Philippines eyes withdrawal from UN Human Rights Council
Marje Pelayo • July 15, 2019 • 2100
MANILA, Philippines – Foreign Affairs Secretary Teodoro Locsin Jr. hinted on the possible withdrawal of the Philippines from the United Nations Human Rights Council (UNCHR).
Locsin posted the idea on Saturday (July 13) when a netizen inquired about how the Philippine representation in Iceland reacted to the Council’s approval of Iceland’s resolution seeking to probe into the human rights situation in the Philippines in relation to the Duterte administration’s drug war.
The resolution garnered 18 affirmative votes, 14 negative and 15 abstentions.
“No embassy in Iceland. Nor does Iceland have an embassy here. Iceland took the place of the US after it withdrew from the Human Rights Council. I think we need to follow America more,” Locsin said.
The United States withdrew from the UNHRC on June 19, 2018 in protest to what it claimed as ‘chronic bias’ against Israel and for allowing human rights violators and abusers as members.
U.S. Ambassador to the UN Nikki Haley then described the human rights body as ‘hypocritical and self-serving organization that makes a mockery of human rights.”
“For too long, the human rights council has been a protector of human rights abusers and a cesspool of political bias,” Haley said during the official announcement of U.S. withdrawal from UNHRC.
In October 2018, the Philippines lobbied for a seat at the UNHRC and won after receiving 165 votes of 192 cast by UN member states.
The Philippine and the United States military divers, along with local government units and non-government organizations installed artificial reefs in Batangas on August 15.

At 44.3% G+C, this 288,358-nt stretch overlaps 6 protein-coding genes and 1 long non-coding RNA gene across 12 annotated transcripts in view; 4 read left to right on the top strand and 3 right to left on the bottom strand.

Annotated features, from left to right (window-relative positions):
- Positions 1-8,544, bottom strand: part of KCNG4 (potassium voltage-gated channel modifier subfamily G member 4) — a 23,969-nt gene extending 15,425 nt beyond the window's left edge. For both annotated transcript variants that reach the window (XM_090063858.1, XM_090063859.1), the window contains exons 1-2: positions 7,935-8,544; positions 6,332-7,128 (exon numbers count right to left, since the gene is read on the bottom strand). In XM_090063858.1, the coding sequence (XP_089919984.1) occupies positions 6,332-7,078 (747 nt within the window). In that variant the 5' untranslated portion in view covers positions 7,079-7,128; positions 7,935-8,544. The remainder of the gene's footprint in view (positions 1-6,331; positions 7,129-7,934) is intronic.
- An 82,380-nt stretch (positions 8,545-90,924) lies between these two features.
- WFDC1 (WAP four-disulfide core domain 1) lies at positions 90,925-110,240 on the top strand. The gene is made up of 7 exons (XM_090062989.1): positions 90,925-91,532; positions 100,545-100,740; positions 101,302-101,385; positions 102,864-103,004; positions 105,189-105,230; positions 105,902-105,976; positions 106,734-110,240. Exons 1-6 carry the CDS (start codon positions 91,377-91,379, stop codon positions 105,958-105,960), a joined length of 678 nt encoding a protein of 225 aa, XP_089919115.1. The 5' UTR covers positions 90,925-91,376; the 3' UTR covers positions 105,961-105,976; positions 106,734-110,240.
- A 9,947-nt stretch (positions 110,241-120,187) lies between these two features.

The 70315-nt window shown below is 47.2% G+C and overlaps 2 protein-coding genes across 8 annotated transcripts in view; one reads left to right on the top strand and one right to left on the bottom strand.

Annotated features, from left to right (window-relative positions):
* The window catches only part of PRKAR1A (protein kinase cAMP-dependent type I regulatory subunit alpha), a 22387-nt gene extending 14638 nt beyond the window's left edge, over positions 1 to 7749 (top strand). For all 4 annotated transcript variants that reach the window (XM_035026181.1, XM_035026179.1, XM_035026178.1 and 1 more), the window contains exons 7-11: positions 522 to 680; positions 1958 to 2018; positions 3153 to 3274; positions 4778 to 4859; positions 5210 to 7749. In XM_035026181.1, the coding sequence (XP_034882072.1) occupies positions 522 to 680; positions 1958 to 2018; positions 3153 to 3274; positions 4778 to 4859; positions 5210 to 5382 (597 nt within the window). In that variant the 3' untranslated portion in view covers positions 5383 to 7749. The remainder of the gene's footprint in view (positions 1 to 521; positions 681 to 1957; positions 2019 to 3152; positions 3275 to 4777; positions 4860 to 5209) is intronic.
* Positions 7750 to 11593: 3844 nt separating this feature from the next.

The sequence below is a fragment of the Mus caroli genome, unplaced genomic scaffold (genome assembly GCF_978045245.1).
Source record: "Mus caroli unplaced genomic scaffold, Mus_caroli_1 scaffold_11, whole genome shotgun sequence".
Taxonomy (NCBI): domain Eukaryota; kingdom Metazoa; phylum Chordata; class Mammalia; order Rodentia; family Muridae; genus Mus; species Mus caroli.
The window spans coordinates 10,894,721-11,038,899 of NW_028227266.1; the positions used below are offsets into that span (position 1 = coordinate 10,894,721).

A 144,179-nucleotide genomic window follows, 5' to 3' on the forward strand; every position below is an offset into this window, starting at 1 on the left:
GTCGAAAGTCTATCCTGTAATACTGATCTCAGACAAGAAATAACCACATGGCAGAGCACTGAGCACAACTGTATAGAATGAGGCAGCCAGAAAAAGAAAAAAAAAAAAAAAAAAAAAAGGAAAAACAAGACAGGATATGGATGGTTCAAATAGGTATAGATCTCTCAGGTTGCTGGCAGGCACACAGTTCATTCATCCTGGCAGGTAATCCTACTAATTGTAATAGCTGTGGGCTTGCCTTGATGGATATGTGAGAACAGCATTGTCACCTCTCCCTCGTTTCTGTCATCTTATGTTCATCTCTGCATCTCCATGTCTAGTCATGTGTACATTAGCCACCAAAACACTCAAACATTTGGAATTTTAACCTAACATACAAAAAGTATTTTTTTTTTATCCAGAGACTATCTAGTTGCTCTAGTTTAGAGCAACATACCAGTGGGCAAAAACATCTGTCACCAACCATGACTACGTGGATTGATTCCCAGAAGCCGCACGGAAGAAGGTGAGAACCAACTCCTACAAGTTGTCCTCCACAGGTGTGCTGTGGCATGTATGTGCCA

Oplan Pamamalakaya is a collaboration between by the Philippine Air Force, DV Boer Farm, Bureau of Fisheries and Aquatic Resources (BFAR), Community Environment and Natural Resources Office, and Municipality of Calatagan local government and residents.
The team were able to install a total of 30 jackstone-type artificial habitat reefs made from simple construction materials.
“This project was a fantastic opportunity for us to partner with our friends in the PAF and help preserve the Philippine environment for future generations,” said Major Zach Hart, a participating diver.—AAC
An Iranian tanker headed through the Mediterranean towards Greece on Monday (August 19) after it was released from detention off Gibraltar as Tehran warned against any U.S. move to seize the vessel again.
The Grace 1, renamed the Adrian Darya 1, left anchorage off Gibraltar about 11 p.m. (2100 GMT) on Sunday (August 18).
Refinitiv ship tracking data showed early on Monday that the vessel was heading to Kalamata in Greece.
The seizure of the tanker by British Royal Marines near Gibraltar on July 4 on suspicion it was carrying oil to Syria in violation of European Union sanctions led to a weeks-long stand-off between Tehran and the West. It also heightened tensions on international oil shipping routes through the Gulf.
Gibraltar, a British overseas territory, lifted the detention order on Thursday (August 22) but the next day a federal court in Washington issued a warrant for the seizure of the tanker, the oil it carries and nearly $1 million.
Iran on Monday said any U.S. attempt to seize the tanker would have “heavy consequences” and that a crisis in Iran’s ties with Britain would not be over until the vessel reached its destination. (Reuters)
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